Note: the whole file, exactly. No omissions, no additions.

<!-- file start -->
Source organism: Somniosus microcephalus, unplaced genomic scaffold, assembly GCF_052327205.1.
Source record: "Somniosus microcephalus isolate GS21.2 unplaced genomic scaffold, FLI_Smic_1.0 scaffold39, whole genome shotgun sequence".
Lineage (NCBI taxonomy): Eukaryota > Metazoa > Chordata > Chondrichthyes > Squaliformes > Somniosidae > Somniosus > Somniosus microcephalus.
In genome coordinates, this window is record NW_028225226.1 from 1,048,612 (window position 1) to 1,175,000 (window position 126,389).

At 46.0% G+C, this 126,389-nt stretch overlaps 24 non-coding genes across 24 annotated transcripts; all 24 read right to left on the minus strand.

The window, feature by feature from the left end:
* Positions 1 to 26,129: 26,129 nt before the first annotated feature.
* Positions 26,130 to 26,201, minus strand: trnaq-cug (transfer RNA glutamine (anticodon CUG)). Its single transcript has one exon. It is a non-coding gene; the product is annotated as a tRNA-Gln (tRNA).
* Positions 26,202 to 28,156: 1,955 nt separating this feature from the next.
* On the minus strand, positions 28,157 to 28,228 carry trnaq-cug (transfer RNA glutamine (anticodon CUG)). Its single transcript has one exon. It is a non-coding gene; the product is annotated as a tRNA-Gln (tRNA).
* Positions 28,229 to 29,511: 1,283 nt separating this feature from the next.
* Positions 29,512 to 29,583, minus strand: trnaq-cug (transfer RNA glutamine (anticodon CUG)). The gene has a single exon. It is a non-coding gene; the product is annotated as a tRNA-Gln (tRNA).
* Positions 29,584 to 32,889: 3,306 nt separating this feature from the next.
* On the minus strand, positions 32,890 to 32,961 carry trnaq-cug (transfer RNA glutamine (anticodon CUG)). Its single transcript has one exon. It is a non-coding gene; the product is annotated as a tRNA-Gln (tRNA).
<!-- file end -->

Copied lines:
Source organism: Somniosus microcephalus, unplaced genomic scaffold, assembly GCF_052327205.1.
Source record: "Somniosus microcephalus isolate GS21.2 unplaced genomic scaffold, FLI_Smic_1.0 scaffold39, whole genome shotgun sequence".
Lineage (NCBI taxonomy): Eukaryota > Metazoa > Chordata > Chondrichthyes > Squaliformes > Somniosidae > Somniosus > Somniosus microcephalus.
In genome coordinates, this window is record NW_028225226.1 from 1,048,612 (window position 1) to 1,175,000 (window position 126,389).

At 46.0% G+C, this 126,389-nt stretch overlaps 24 non-coding genes across 24 annotated transcripts; all 24 read right to left on the minus strand.

The window, feature by feature from the left end:
* Positions 1 to 26,129: 26,129 nt before the first annotated feature.
* Positions 26,130 to 26,201, minus strand: trnaq-cug (transfer RNA glutamine (anticodon CUG)). Its single transcript has one exon. It is a non-coding gene; the product is annotated as a tRNA-Gln (tRNA).
* Positions 26,202 to 28,156: 1,955 nt separating this feature from the next.
* On the minus strand, positions 28,157 to 28,228 carry trnaq-cug (transfer RNA glutamine (anticodon CUG)). Its single transcript has one exon. It is a non-coding gene; the product is annotated as a tRNA-Gln (tRNA).
* Positions 28,229 to 29,511: 1,283 nt separating this feature from the next.
* Positions 29,512 to 29,583, minus strand: trnaq-cug (transfer RNA glutamine (anticodon CUG)). The gene has a single exon. It is a non-coding gene; the product is annotated as a tRNA-Gln (tRNA).
* Positions 29,584 to 32,889: 3,306 nt separating this feature from the next.
* On the minus strand, positions 32,890 to 32,961 carry trnaq-cug (transfer RNA glutamine (anticodon CUG)). Its single transcript has one exon. It is a non-coding gene; the product is annotated as a tRNA-Gln (tRNA).